Chapter 2: 32 Pretzels, 20 Questions, 1 Crash
“Could you pass the pretzels?”
“I ate them.”
“I thought we were sharing!”
“Wilson, I started eating those pretzels two hours ago. Old people with no teeth don’t eat that slow.”
Wilson leaned his head against the window in defeat as House quietly reached into his backpack and got a pretzel.
Apparently, not quietly enough.
“House, is that a pretzel?”
“No, this is a pretzel stick. There’s a difference”
“House!” Wilson’s eyes were wide in one of those primal looks of jealousy.
“Mom, Wilson’s yelling at me!” House’s lower lip quivered comically in the rear-view mirror while Cuddy shot him a glance, as if her eyes alone could rip off the smile that was now occupying his face.
The car was silent for about 20 seconds before House got bored again.
“Hey, Captain Kangaroo,” House yelled, tossing a pretzel stick at Chase, determined to waste as many pretzels as he could for Wilson’s discontent.
Chase twitched a little before blinking his eyes and sitting up. His hair was tossed up with static, making him look like some exotic Amazonian bird.
“What?” His voice was thick and gravelly from disuse. He noticed the pretzel on his chest and brushed it off without realizing that he probably could’ve eaten it with little consequence. Then again, Gregory House was only feet away.
“It’s an animal,” said House, his expression almost too intense to be joking.
“What is?” asked Chase, making a futile attempt to get his hair flat again.
“As in,” said House, “it’s not a vegetable or a mineral.”
“You…want to play 20 questions?”
“It would appear that way,” said House, absently rubbing his thigh.
Chase looked over the faces of Wilson and Cuddy, who both shrugged as if to say that it was Chase’s turn to play babysitter.
“Uh, okay. Is it…bigger than a refrigerator?”
“Is it bigger than a microwave?”
“Does it have claws?”
“Is it a mammal?”
Chase paused, looking out the window for inspiration.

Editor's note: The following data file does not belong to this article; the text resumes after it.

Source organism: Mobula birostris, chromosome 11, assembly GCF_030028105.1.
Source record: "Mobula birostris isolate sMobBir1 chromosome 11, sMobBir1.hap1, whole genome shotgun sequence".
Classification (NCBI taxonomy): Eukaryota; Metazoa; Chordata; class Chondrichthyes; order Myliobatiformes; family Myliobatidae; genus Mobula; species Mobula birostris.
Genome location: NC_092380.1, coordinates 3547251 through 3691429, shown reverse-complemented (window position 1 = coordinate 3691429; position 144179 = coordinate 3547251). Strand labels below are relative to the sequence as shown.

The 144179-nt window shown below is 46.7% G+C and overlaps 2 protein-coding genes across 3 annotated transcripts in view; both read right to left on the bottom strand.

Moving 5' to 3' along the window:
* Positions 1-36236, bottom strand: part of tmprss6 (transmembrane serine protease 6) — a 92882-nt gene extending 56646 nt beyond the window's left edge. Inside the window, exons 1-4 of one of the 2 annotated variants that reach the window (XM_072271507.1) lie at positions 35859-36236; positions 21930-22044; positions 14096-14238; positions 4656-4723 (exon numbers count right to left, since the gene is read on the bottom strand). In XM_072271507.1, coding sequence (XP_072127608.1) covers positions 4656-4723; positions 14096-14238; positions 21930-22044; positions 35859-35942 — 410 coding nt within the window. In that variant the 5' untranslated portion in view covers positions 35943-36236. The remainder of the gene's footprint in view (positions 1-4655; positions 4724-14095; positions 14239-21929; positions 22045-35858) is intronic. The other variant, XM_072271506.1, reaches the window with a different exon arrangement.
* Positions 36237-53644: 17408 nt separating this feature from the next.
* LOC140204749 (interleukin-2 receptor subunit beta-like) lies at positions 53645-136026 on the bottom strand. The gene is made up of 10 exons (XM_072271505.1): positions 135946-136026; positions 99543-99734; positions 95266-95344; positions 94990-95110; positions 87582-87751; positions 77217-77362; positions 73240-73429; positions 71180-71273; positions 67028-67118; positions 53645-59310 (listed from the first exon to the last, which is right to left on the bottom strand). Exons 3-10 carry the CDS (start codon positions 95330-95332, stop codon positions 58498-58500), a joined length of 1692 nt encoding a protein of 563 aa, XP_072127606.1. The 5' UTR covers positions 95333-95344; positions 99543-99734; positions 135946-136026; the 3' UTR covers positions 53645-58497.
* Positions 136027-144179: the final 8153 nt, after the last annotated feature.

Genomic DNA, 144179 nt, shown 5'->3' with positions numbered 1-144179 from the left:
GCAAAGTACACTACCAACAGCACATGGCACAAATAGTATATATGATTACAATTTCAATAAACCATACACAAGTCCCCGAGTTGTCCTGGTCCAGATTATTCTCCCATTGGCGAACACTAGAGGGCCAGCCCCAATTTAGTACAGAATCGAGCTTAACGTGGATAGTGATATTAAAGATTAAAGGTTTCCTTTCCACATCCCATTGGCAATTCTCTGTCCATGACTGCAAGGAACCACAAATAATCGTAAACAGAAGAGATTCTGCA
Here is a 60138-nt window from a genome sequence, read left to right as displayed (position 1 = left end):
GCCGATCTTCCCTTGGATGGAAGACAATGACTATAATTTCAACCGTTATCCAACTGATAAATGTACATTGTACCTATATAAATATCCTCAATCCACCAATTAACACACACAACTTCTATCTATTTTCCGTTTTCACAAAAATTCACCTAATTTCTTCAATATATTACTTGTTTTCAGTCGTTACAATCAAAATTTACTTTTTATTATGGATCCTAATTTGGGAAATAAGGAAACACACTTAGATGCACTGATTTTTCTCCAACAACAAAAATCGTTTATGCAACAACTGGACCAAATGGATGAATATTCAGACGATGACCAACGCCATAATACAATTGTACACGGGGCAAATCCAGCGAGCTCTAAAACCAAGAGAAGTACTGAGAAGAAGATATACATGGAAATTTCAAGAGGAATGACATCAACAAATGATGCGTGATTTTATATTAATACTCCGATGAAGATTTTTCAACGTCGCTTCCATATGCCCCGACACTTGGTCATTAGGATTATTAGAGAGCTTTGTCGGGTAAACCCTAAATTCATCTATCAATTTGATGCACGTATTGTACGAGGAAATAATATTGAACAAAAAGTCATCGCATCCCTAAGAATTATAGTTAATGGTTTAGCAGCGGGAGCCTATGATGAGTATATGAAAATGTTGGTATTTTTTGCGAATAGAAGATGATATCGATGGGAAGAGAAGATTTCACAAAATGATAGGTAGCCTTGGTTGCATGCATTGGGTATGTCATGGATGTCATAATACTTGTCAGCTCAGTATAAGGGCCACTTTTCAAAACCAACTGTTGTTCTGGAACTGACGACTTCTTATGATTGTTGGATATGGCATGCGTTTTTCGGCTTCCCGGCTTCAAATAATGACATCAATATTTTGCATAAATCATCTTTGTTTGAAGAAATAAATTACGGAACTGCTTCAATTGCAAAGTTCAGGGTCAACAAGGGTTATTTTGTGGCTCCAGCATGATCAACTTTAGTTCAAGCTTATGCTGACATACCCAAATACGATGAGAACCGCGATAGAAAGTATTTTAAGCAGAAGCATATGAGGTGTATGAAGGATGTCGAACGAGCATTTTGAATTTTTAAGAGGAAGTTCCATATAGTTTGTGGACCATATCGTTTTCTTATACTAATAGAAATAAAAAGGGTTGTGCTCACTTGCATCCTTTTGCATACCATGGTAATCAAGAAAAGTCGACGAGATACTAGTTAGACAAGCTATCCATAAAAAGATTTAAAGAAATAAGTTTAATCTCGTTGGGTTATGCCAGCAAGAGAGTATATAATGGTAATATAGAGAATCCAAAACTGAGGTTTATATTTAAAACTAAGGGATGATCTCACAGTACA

“Does it like snow?”
“Is it prey to another animal?”
“Is it a predator?”
“Is it a member of the cat family?”
House answered reluctantly. “Yes.”
Chase was starting to forget which questions he had already asked.
“Is it…uh, bigger than a microwave?”
Wilson waved a hand at him. “You already asked that.”
But House answered anyway. “No,” he said.
Wilson turned to him questioningly. “But, you just said…”
“That was before I changed my answer from an Iberian lynx to E. coli.”
The exasperated sigh seemed to come from all directions in the vehicle…because it did.
House took a Vicodin and began once more to gaze out the window as the free world whizzed by him.
The snow was falling faster now, barely caressing the windshield before being shot off by Cuddy’s fervent wipers as she increased their speed. They were now well into the foothills of the Pocono’s, and the ground was just cold enough to hold a fresh mantle of powder.
As the Land Rover climbed passed the base of the mountain, the bends in the road became more defined, more treacherous. From high up, the car looked like a rat stuck in a maze without a sense of smell, bobbing along from curve to curve with only sparse metal guardrails to keep it from plummeting to the ground.
By about the seventh right turn, House’s headache had returned, and by the eighth, Wilson was looking a little green himself.
By the time the car had gone around the mountain ten times, Cuddy had to pull over to avoid getting her prized oncologist’s vomit all over Chase’s interior.